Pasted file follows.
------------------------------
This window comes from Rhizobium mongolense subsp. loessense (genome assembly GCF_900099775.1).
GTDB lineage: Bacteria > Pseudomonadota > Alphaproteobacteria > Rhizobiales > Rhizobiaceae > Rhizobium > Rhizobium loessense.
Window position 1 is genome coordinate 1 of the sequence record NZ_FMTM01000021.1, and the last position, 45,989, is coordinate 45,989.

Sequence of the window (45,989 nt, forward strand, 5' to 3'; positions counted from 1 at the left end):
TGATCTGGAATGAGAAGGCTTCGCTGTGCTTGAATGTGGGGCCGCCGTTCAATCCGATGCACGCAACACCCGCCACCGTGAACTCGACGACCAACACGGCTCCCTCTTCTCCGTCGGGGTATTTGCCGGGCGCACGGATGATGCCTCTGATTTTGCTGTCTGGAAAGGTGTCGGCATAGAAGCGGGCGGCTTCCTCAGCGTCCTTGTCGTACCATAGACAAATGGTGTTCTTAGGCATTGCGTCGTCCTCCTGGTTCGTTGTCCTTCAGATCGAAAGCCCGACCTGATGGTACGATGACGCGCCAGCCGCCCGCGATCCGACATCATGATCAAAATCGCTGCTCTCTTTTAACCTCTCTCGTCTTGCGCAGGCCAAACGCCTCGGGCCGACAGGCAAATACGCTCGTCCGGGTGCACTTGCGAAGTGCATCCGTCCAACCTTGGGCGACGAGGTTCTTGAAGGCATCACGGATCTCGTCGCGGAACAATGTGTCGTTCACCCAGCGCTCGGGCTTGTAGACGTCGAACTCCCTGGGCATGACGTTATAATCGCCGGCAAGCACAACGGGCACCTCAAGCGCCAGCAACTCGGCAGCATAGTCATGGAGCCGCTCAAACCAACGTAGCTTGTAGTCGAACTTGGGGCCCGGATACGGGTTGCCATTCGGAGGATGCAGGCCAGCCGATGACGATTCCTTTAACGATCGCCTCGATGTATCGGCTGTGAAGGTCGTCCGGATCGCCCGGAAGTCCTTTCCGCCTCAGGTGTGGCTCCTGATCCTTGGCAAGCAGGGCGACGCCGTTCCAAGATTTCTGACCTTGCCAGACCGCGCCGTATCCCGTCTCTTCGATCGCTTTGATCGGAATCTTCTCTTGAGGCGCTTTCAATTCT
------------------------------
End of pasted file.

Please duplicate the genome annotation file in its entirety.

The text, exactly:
This window comes from Rhizobium mongolense subsp. loessense (genome assembly GCF_900099775.1).
GTDB lineage: Bacteria > Pseudomonadota > Alphaproteobacteria > Rhizobiales > Rhizobiaceae > Rhizobium > Rhizobium loessense.
Window position 1 is genome coordinate 1 of the sequence record NZ_FMTM01000021.1, and the last position, 45,989, is coordinate 45,989.

Sequence of the window (45,989 nt, forward strand, 5' to 3'; positions counted from 1 at the left end):
TGATCTGGAATGAGAAGGCTTCGCTGTGCTTGAATGTGGGGCCGCCGTTCAATCCGATGCACGCAACACCCGCCACCGTGAACTCGACGACCAACACGGCTCCCTCTTCTCCGTCGGGGTATTTGCCGGGCGCACGGATGATGCCTCTGATTTTGCTGTCTGGAAAGGTGTCGGCATAGAAGCGGGCGGCTTCCTCAGCGTCCTTGTCGTACCATAGACAAATGGTGTTCTTAGGCATTGCGTCGTCCTCCTGGTTCGTTGTCCTTCAGATCGAAAGCCCGACCTGATGGTACGATGACGCGCCAGCCGCCCGCGATCCGACATCATGATCAAAATCGCTGCTCTCTTTTAACCTCTCTCGTCTTGCGCAGGCCAAACGCCTCGGGCCGACAGGCAAATACGCTCGTCCGGGTGCACTTGCGAAGTGCATCCGTCCAACCTTGGGCGACGAGGTTCTTGAAGGCATCACGGATCTCGTCGCGGAACAATGTGTCGTTCACCCAGCGCTCGGGCTTGTAGACGTCGAACTCCCTGGGCATGACGTTATAATCGCCGGCAAGCACAACGGGCACCTCAAGCGCCAGCAACTCGGCAGCATAGTCATGGAGCCGCTCAAACCAACGTAGCTTGTAGTCGAACTTGGGGCCCGGATACGGGTTGCCATTCGGAGGATGCAGGCCAGCCGATGACGATTCCTTTAACGATCGCCTCGATGTATCGGCTGTGAAGGTCGTCCGGATCGCCCGGAAGTCCTTTCCGCCTCAGGTGTGGCTCCTGATCCTTGGCAAGCAGGGCGACGCCGTTCCAAGATTTCTGACCTTGCCAGACCGCGCCGTATCCCGTCTCTTCGATCGCTTTGATCGGAATCTTCTCTTGAGGCGCTTTCAATTCT